A new wave

Di­data is bet­ting approach will take hold in SA en­vi­ron­ment

Finweek English Edition - - Business strategy - BELINDA AN­DER­SON

DI­DATA IS EX­CITED about the mul­ti­sourced approach, says SA strat­egy ex­ec­u­tive Derek Wil­cocks, adding that al­though a num­ber of com­pa­nies are still ner­vous about this approach to out­sourc­ing, the tra­di­tional, blan­ket approach is giv­ing way to new mod­els. This one, Di­data be­lieves, will catch on in a big way over the next few years.

Lo­cally, Di­data has spent more than R50m over the last few years us­ing a team of 15 to de­velop and de­fine spe­cific pro­cesses for de­liv­er­ing on var­i­ous tech­nol­ogy ser­vice ar­eas in the dis­trib­uted com­put­ing en­vi­ron­ment.

So far, it has around 700 pro­ce­dures, but there’s a long way to go, Wil­cocks says, be­fore it has a full set of pro­cesses to plan, build, sup­port, man­age and im­ple­ment ser­vices around the prod­ucts of all the main­stream IT ven­dors in all tech­nol­ogy de­liv­ery ar­eas. Th­ese in­clude phys­i­cal plant, net­work, the cus­tomised com­mu­ni­ca­tions en­vi­ron­ment, data cen­tres and stor­age, se­cu­rity, Mi­crosoft so­lu­tions, the con­tact cen­tre en­vi­ron­ment, and the sys­tems man­age­ment en­vi­ron­ment.

A sim­i­larly sized team is work­ing on defin­ing pro­cesses in Di­data in­ter­na­tion­ally that can be de­ployed to all the ge­o­graphic re­gions of its busi­ness.

Glob­ally, this approach is called the IT In­fra­struc­ture Li­brary (ITIL) and is a widely ac­cepted man­ner of defin­ing and ap­ply­ing best prac­tice to IT ser­vices man­age­ment.

Wil­cocks says the tra­di­tional blan­ket out­sourc­ing model, which took hold in the late Nineties, was for com­pa­nies to out­source a non­strate­gic area of their busi­ness to a sin­gle provider with the aim of re­duc­ing costs. The com­pany out­sourc­ing the busi­ness would gen­er­ally not re­tain any ca­pa­bil­ity in that arena be­yond the man­age­ment skills re­quired to over-

Di­data is bet­ting that the

mul­ti­sourc­ing model of out­sourc­ing will take hold broadly over the next few


see the con­tract.

The re­sult, says Wil­cocks, was that com­pa­nies achieved ef­fi­ciency gains through a fo­cus on pro­cesses, but lost key tech­ni­cal skills. There was also less in­no­va­tion. Also, tech­nol­ogy didn’t un­der­stand busi­ness, and vice versa.

Now, Wil­cocks says, there’s an in­creas­ing recog­ni­tion that IT re­quires peo­ple who ac­tu­ally un­der­stand tech­nol­ogy. There are also very few com­pa­nies that are good at ev­ery­thing. So com­pa­nies need to con­tract out to the rel­e­vant spe­cial­ists. And from a fi­nan­cial risk point of view, it’s dif­fi­cult to exit a blan­ket out­source – this has a huge ef­fect on the busi­ness – whereas if a ser­vice provider in one area of the busi­ness is not de­liv­er­ing, it be­comes easy enough to swap it out with­out as much dis­rup­tion.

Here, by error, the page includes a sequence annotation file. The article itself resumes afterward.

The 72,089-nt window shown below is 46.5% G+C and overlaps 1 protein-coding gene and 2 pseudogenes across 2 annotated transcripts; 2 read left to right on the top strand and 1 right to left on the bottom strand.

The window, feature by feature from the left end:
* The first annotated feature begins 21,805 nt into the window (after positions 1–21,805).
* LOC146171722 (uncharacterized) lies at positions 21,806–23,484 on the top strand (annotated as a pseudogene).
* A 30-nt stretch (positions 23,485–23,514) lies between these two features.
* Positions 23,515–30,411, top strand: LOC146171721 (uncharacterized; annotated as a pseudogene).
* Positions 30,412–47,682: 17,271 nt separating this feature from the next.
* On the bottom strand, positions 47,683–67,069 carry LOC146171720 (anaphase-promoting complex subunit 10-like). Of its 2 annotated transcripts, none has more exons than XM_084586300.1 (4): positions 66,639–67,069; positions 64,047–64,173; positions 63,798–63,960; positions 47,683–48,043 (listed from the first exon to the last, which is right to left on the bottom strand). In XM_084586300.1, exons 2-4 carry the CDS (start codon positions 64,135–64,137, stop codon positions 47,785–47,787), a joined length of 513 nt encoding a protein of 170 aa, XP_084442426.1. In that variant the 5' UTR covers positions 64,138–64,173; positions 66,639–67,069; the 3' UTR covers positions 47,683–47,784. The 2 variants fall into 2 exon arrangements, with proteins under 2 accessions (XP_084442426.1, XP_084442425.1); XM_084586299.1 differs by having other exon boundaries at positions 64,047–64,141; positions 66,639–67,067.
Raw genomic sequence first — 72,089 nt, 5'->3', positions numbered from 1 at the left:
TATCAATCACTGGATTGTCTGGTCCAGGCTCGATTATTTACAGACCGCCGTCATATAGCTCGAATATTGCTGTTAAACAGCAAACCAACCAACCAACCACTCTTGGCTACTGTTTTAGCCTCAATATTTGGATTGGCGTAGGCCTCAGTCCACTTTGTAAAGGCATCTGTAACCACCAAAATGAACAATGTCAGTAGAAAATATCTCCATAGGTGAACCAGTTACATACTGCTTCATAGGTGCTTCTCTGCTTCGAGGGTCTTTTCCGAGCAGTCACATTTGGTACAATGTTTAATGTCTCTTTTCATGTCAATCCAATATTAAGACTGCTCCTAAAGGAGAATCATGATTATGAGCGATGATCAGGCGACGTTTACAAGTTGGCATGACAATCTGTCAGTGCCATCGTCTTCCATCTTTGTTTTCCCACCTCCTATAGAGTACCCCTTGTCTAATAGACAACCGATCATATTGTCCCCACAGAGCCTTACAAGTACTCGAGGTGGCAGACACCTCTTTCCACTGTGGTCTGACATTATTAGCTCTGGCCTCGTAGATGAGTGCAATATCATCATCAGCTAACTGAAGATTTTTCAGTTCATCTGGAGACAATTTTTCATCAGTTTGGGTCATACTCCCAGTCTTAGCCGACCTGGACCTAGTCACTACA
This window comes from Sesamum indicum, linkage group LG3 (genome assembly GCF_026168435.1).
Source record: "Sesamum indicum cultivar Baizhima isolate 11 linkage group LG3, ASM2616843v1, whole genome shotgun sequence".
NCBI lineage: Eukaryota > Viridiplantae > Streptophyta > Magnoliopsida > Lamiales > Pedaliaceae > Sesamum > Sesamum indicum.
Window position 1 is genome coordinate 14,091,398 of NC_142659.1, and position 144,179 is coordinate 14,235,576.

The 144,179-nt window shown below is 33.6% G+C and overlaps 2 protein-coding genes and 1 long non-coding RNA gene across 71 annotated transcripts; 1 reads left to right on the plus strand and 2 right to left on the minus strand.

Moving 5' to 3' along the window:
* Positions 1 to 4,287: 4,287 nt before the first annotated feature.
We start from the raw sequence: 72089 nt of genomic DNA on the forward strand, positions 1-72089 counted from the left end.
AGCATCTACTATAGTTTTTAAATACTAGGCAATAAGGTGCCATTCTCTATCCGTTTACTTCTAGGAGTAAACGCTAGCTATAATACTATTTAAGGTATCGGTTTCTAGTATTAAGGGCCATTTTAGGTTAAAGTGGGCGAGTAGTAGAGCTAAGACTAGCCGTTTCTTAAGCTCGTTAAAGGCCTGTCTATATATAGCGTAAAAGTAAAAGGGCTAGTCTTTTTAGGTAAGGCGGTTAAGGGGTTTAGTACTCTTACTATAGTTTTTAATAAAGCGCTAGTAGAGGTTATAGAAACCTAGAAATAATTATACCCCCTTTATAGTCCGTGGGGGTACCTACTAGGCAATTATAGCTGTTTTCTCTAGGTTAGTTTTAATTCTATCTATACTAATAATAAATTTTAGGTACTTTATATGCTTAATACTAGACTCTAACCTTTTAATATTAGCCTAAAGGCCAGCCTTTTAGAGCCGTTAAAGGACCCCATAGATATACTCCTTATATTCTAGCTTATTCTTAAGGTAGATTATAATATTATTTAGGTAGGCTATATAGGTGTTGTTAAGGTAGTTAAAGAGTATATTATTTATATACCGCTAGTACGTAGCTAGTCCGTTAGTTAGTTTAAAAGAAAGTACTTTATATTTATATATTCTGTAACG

In­stead of tak­ing nine months to ne­go­ti­ate a blan­ket out­source project and then be­ing locked in for five years, a mul­ti­source gives com­pa­nies greater flex­i­bil­ity and al­lows them to be more agile. Wil­cocks says the ideal is to have a sin­gle com­pany man­ag­ing the multi-sourced con­tract on a com­pany’s be­half.

He says in the mul­ti­sourced world, a com­pany needs a depth of ex­per­tise in the tech­nol­ogy do­main, and a breadth of IT ca­pa­bil­ity, with ex­per­tise across con­verged tech­nolo­gies in­clud­ing the net­work, voice and the desk­top. It also needs good pro­cesses, ser­vices dis­ci­plines and stan­dard pro­ce­dures in each do­main, that take into ac­count the knock-on ef­fects of im­ple­ment­ing a process in a spe­cific way. Fi­nally, says Wil­cocks, the com­pany must be good at the full ser­vices life­cy­cle. Di­data feels it is well po­si­tioned in all th­ese ar­eas.

Wil­cocks says if its approach proves cor­rect over the next few years, it could be a ben­e­fi­ciary as some of the big out­sourced projects are un­bun­dled and frag­mented, while its com­peti­tors get smaller parts of the whole.

The large Rev­enue ten­der, now in­fa­mous in the in­dus­try for hav­ing been de­layed on nu­mer­ous oc­ca­sions, is one ex­am­ple of a mul­ti­sourced approach in the SA en­vi­ron­ment.

Wil­cocks says that mul­ti­sourc­ing con­tracts are ini­tially tak­ing time to be fi­nalised, and this il­lus­trates it’s still early days. The approach makes log­i­cal sense, but it’s im­por­tant to en­sure the struc­tur­ing of ser­vice level agree­ments is sorted out, he says.

Once a few large, multi-sourced projects are un­der way, there will be a pool of con­sul­tants avail­able with the skills to work on oth­ers, he says.

Glob­ally, or­gan­i­sa­tions adopt­ing a mul­ti­sourc­ing approach in­clude Air­bus and Pfizer.

Com­pa­nies are still ner­vous to out­source. Derek Wil­cocks

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